Ponderosa Pine

Latin name:
Pinus ponderosa

A major application of tree-ring research is learning about insect populations. For example, pandora moth defoliated the needles on this tree, causing some narrow rings to be produced. We can use this pattern to learn about insect populations over many centuries!

Table Mountain Pine

Latin name:
Pinus pungens

The analysis of fire scars in tree rings can also be applied to pine species growing in the eastern U.S. Table Mountain pine has proven to be the best species in the Appalachian Mountains for learning about past wildfires!

Subalpine Fir

Latin name:
Abies lasiocarpa

Subalpine fir grows in the highest elevations of the southern Rocky Mountains and forms fairly compacent ring series. Sometime between 1979 and 1980, this tree was stripped almost completely of its bark by a black bear, but it still survived in one small area!

Florida Torreya

Latin name:
Torreya taxifolia

Perhaps the rarest conifer in the U.S., this species is on the brink of extinction because its habitat is facing mounting pressure from rapid changes in its native environment. It forms very nice tree rings, but few adult individuals are left to analyze.

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Software to Analyze Tree Rings

Many computer programs are available for developing and analyzing tree-ring data. If you have questions concerning any of the programs, contact the original author of the individual program listed. If you or anyone you know has developed computer programs that make an aspect of tree-ring research any easier, by all means, let me know so that I can consider placing it on this page. If you're not sure where to start, begin with the Dendrochronology Program Library (DPL) as this is fairly comprehensive and has excellent documentation.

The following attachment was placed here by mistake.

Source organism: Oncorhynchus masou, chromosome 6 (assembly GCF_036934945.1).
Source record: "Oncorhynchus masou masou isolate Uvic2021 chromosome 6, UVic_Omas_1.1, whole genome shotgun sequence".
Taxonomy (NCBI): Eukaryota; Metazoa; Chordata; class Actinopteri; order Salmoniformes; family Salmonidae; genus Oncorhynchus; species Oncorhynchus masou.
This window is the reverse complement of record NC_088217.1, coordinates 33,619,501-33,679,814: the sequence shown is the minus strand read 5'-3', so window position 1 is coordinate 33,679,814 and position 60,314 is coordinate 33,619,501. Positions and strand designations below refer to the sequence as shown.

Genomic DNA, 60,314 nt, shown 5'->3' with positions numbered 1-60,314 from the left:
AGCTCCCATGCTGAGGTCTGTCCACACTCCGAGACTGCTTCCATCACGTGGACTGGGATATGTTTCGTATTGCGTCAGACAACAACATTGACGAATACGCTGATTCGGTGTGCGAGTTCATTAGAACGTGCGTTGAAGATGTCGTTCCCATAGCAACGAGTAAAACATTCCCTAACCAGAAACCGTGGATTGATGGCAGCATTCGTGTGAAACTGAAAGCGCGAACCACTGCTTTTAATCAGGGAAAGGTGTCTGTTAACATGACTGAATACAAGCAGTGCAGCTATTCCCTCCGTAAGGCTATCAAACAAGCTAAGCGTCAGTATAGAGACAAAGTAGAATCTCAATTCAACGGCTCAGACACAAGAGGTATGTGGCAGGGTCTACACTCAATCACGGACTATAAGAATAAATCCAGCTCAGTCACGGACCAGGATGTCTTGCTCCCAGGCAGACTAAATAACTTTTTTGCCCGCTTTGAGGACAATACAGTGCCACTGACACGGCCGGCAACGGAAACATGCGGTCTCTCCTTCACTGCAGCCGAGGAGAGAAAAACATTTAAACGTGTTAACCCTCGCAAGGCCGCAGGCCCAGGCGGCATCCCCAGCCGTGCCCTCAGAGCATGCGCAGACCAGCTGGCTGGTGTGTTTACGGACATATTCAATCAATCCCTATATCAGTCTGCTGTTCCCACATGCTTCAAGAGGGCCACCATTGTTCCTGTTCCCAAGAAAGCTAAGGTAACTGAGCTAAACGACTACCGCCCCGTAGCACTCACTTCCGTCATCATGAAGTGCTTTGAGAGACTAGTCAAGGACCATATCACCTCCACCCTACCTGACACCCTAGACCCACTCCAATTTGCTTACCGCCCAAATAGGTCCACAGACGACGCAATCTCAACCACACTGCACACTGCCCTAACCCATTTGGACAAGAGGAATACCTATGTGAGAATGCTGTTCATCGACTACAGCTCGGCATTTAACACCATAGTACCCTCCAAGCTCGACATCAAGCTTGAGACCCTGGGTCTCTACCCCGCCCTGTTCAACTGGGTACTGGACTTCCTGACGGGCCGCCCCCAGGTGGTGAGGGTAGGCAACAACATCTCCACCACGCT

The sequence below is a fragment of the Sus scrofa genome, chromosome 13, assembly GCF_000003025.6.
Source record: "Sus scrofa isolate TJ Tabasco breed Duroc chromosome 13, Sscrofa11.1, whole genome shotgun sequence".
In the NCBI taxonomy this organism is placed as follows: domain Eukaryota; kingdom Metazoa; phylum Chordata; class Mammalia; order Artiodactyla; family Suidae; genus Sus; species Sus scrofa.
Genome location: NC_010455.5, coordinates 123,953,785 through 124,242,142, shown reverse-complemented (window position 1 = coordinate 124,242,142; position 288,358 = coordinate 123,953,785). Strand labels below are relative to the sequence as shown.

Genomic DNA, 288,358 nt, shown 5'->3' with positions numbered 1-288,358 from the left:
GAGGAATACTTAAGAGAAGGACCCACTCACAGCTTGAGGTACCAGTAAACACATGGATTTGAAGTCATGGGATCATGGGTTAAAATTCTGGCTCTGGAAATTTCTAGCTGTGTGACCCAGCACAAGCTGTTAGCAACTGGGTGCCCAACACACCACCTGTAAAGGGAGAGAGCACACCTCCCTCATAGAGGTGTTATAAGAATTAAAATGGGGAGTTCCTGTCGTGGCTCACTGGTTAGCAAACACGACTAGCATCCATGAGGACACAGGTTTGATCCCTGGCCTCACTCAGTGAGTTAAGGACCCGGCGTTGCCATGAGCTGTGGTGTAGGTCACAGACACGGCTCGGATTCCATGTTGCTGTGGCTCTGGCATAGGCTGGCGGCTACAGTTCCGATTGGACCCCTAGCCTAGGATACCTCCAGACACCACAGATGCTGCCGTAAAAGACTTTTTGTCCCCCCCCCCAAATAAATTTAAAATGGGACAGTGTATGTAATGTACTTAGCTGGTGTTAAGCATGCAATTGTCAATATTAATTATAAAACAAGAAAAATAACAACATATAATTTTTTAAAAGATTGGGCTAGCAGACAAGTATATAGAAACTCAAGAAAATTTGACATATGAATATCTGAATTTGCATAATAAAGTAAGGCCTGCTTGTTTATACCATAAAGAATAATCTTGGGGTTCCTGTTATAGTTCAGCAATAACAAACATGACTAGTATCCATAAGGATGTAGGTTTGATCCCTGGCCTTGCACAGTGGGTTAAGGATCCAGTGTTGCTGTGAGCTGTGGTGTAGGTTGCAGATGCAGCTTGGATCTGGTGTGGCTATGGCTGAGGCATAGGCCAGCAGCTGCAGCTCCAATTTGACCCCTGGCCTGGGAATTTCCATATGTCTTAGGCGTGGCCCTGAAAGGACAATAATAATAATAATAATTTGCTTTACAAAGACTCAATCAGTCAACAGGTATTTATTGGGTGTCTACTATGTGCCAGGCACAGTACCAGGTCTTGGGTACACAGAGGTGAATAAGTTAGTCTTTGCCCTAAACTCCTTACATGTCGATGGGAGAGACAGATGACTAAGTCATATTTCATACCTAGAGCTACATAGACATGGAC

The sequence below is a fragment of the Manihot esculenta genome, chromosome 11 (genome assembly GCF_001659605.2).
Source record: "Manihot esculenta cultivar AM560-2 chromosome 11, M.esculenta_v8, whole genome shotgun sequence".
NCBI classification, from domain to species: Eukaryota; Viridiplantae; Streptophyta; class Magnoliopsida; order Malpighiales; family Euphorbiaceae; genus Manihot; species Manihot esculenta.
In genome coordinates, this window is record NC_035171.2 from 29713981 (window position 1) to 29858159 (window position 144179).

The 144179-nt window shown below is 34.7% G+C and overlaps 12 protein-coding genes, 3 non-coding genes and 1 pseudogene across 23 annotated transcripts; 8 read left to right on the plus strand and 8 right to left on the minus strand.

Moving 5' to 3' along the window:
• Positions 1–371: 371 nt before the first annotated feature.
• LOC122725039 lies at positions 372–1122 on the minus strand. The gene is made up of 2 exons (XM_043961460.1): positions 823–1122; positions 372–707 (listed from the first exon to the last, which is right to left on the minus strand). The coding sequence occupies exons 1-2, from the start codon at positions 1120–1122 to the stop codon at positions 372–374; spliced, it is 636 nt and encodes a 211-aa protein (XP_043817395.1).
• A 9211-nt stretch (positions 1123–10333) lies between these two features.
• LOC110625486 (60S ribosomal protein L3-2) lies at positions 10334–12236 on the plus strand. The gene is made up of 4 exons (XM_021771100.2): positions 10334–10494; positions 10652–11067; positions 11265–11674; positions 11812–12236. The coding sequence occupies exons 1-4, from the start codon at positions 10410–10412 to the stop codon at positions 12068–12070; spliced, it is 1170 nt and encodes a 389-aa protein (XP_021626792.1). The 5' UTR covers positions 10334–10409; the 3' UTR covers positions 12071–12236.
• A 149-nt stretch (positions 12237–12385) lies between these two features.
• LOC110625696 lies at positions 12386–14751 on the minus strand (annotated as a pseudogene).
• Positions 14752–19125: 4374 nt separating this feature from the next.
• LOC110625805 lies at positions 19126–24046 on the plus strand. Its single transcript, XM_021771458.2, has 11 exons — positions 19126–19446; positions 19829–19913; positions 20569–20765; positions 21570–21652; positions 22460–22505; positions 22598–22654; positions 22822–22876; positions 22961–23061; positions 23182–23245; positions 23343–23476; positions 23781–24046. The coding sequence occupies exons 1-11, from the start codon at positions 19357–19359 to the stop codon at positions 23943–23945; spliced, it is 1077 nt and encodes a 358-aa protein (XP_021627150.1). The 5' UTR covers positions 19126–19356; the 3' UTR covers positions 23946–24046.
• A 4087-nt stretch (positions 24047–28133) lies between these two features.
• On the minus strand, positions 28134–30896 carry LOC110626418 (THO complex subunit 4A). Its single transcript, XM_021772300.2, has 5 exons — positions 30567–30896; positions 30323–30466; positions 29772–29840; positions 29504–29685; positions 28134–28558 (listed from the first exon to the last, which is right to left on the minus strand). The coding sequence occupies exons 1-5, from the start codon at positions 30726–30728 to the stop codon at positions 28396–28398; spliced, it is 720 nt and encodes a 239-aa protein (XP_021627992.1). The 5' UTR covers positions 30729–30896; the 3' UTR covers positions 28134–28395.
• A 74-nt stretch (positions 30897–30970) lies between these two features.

Tellervo

Tellervo is an open source desktop application for measuring and curating dendro samples. It is available for MacOSX, Windows and Linux from http://www.tellervo.org. This first release concentrates on measuring, organizing, and curating samples.

Some key features include:
- User friendly graphical interface
- Built upon the Tree Ring Data Standard (TRiDaS)
- Import/export support for 22 dendro data formats
- Support for standard measuring platforms
- Integrated 3D mapping with GPS, WMS, KML and shapefile data import
- Barcode-based curation of samples
- Relational database server for all data and metadata
- Security architecture with fine-grained permission controls

 

The Dendrochronology Program Library

Without a doubt, this suite of programs, written by Richard L. Holmes, Edward R. Cook, and Paul J. Krusic, has had a great impact on the way the dendrochronological community analyzes tree-ring data. Routines are provided to edit tree-ring data, change formats, verify reconstructions, read or create files in spreadsheet formats, and estimate missing climate or tree-ring data. To make downloading an easier process, I provide links directly to the individual zipped files.

Directions

1. When you click on one of the links below, a window should open in your browser, asking whether you wish to run the file or save it to your hard disk. Select to save the file to your hard disk -- it helps to already have a folder on your hard disk named "DPL" where you can save these files.

2. Next, you should read the brief descriptions for the different routines in this comprehensive suite of software, and be sure to read the disclaimer by Richard Holmes at the end of the file.

3. I strongly recommend also downloading and unzipping the file "document.zip." You will then have text files that contain more comprehensive descriptions of these programs. These text files can be viewed with any word processor, such as Wordpad.

4. Now, choose one of the files in the list below, and save it to your hard disk, perhaps in the folder named "DPL."

AGECRV ARSTAN ARSTANL CASE COF12K
COFECHA CRONOL DOSXMSF DOSXNT DPL
EARLAT EDRM EVENT EXTRAP FHCONV
FMT JOLTS OLDCORE OUTBREAK PCA
RECPC RESPO RMATSG SAMDEP SCATTER
SCRPLT SCRSAV SIGLOF S PANFIRE SSA
SSIZ XTRLST XTRMOD YUX  

5. Once they're downloaded to your hard disk, simply decompress them. These will create the "exe" files for each routine, for example, "cofecha.exe." To run, simply double click the file name.

 

Software from the Lamont-Doherty Tree-Ring Lab